Boots was forced to suspend payments using its loyalty points system after discovering a potential security incident affecting 150,000 users of the drugstore chain’s loyalty programme.
A spokesperson for the company confirmed that they had contacted “a small number of our customers to tell them that we have seen fraudulent attempts to access boots.com accounts”.
“This was after our IT security team spotted unusual activity on a number of Boots Advantage Card accounts, including attempts to access and spend Boots Advantage Card points,” said a spokesperson for the company, who assured that the email and password details were not acquired from Boots.
“As an extra precaution we have temporarily stopped payment by Boots Advantage Card points on boots.com or in store. This removes the ability for people to attempt to access any Boots accounts, but means that customers will not be able to use Boots Advantage Card points to pay for products in store and online for a short period of time.”
One in 20 Britons (14 million people) had signed up for the Boots’ Advantage Card system, meaning the as yet unknown perpetrators of the cyber attack could have breached the data of a large user base. Details of the cyber attack are thin, but Boots said the attackers had tried to spend customer Advantage points through the card loyalty system.
The attack is an example of 'credential stuffing' or 'password stuffing' whereby usernames and passwords of other online services are acquired and then used to try and login to other services in the hope that the credential will have been reused. As such, the cyber attack was made against Boots, but did not involve compromising Boots' database or online service directly.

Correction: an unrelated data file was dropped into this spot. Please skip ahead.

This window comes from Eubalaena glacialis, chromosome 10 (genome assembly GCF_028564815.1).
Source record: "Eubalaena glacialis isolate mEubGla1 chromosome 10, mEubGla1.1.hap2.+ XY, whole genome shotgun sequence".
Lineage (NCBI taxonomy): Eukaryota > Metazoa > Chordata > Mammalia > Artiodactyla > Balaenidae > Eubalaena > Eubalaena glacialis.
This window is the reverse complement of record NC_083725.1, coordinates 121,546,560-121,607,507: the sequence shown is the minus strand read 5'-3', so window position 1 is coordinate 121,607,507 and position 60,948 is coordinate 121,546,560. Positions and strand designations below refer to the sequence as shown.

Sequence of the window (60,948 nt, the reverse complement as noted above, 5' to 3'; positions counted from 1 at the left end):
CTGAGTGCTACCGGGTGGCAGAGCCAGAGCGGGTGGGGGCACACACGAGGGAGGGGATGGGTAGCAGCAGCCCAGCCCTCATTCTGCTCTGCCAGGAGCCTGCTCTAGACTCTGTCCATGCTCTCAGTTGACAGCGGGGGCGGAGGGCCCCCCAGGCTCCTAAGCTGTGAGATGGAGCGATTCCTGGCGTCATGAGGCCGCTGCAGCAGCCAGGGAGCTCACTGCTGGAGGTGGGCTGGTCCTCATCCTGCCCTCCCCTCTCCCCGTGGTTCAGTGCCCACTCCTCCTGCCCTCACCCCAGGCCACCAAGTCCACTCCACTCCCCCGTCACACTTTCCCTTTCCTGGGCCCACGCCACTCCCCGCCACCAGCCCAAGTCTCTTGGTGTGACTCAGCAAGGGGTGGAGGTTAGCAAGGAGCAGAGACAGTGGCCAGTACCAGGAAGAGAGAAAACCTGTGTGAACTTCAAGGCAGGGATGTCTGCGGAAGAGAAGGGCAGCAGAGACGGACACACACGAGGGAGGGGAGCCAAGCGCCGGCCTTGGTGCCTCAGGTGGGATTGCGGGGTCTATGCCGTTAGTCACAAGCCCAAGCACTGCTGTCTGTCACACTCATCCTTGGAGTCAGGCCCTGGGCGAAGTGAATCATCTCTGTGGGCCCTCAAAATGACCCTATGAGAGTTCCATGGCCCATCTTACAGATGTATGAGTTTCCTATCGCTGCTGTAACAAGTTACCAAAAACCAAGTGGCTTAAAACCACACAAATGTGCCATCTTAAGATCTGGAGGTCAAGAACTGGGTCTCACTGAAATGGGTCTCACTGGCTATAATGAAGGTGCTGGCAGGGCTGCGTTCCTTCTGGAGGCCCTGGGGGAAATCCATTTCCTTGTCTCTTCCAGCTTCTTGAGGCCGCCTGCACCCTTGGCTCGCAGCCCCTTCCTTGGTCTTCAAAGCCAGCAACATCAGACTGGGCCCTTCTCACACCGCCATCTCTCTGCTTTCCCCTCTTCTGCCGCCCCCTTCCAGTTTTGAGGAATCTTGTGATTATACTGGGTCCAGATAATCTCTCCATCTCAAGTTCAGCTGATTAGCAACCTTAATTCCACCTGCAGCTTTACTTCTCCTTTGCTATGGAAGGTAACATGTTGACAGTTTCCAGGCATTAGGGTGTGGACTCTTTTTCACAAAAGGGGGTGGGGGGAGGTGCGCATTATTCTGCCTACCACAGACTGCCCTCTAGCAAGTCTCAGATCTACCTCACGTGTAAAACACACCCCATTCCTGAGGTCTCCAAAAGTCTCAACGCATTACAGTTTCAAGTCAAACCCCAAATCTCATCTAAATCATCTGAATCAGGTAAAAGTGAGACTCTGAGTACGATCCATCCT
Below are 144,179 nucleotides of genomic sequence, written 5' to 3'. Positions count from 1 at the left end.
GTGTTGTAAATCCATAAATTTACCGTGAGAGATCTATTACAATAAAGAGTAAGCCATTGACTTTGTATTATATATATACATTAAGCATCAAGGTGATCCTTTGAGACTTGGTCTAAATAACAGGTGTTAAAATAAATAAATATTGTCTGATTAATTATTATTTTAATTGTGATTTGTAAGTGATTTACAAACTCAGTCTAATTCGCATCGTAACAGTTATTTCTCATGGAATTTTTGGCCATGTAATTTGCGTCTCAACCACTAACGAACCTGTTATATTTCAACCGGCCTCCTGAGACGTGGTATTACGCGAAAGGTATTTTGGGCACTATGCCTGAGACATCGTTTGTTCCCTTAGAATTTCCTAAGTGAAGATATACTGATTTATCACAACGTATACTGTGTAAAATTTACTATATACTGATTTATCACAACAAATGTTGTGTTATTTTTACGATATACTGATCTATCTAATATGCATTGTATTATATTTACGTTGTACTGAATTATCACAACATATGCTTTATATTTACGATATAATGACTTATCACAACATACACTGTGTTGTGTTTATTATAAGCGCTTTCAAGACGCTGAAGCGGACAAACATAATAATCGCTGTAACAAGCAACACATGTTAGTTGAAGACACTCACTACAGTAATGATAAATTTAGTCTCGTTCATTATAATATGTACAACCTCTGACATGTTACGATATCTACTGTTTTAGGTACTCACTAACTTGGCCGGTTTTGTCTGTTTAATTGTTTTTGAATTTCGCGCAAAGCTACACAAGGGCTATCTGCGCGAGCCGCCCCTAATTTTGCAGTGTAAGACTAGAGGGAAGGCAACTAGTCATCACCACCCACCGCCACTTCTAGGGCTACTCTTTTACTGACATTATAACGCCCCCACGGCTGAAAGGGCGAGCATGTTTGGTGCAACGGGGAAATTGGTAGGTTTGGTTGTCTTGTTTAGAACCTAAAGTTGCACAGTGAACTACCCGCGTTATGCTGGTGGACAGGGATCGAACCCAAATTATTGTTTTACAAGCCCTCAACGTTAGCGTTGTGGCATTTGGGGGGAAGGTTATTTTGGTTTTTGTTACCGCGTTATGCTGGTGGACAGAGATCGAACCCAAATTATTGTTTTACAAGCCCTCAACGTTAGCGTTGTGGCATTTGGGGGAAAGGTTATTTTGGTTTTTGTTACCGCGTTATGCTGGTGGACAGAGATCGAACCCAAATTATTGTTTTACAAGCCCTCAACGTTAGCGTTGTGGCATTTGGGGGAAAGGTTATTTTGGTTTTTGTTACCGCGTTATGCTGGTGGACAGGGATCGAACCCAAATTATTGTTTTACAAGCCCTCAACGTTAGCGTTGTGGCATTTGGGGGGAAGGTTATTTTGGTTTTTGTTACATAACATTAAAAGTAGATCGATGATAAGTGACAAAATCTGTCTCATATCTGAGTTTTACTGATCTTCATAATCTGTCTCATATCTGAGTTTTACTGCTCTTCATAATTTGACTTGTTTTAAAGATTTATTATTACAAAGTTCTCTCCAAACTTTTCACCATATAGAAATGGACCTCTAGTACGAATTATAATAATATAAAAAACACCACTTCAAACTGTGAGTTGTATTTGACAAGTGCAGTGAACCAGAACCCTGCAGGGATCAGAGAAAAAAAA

The cyber attack follows two similar incidents from earlier this week, involving free railway station wi-fi provider C3UK and Tesco’s Clubcard loyalty system. Around 600,000 accounts were believed to be hacked using stolen username and password combinations from other sites as scammers attempted to redeem vouchers amassed by Tesco’s shoppers.
Estimates from price comparison site Money Guru claim that any data stolen from Clubcard holders could be being traded “in Dark Web marketplaces” for as little as £2.70, while the average Briton's entire online identity could be bought for "less than £750".
“People’s data is so cheap simply because it’s so easy to get hold of,” said Jake Moore, a cybersecurity specialist at ESET. “Personal information is breached on what seems like a weekly basis, and then quickly features on the dark web for sale.”
Moore added that there is a “need to help educate people to look after their own personal cyber security”.
“It’s insane that people are still using the same three passwords across all online accounts, and once one or two are compromised, the third is usually guessable,” he said. “When data is stolen there’s very little we can do about it. What we can do, though, is to be on alert for phishing emails, implement 2FA where possible, and start making all passwords unique for all sites.”
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Having only graduated from City University in 2019, Sabina has already demonstrated her abilities as a keen writer and effective journalist. Currently a content writer for Drapers, Sabina spent a number of years writing for ITPro, specialising in networking and telecommunications, as well as charting the efforts of technology companies to improve their inclusion and diversity strategies, a topic close to her heart.
Sabina has also held a number of editorial roles at Harper's Bazaar, Cube Collective, and HighClouds.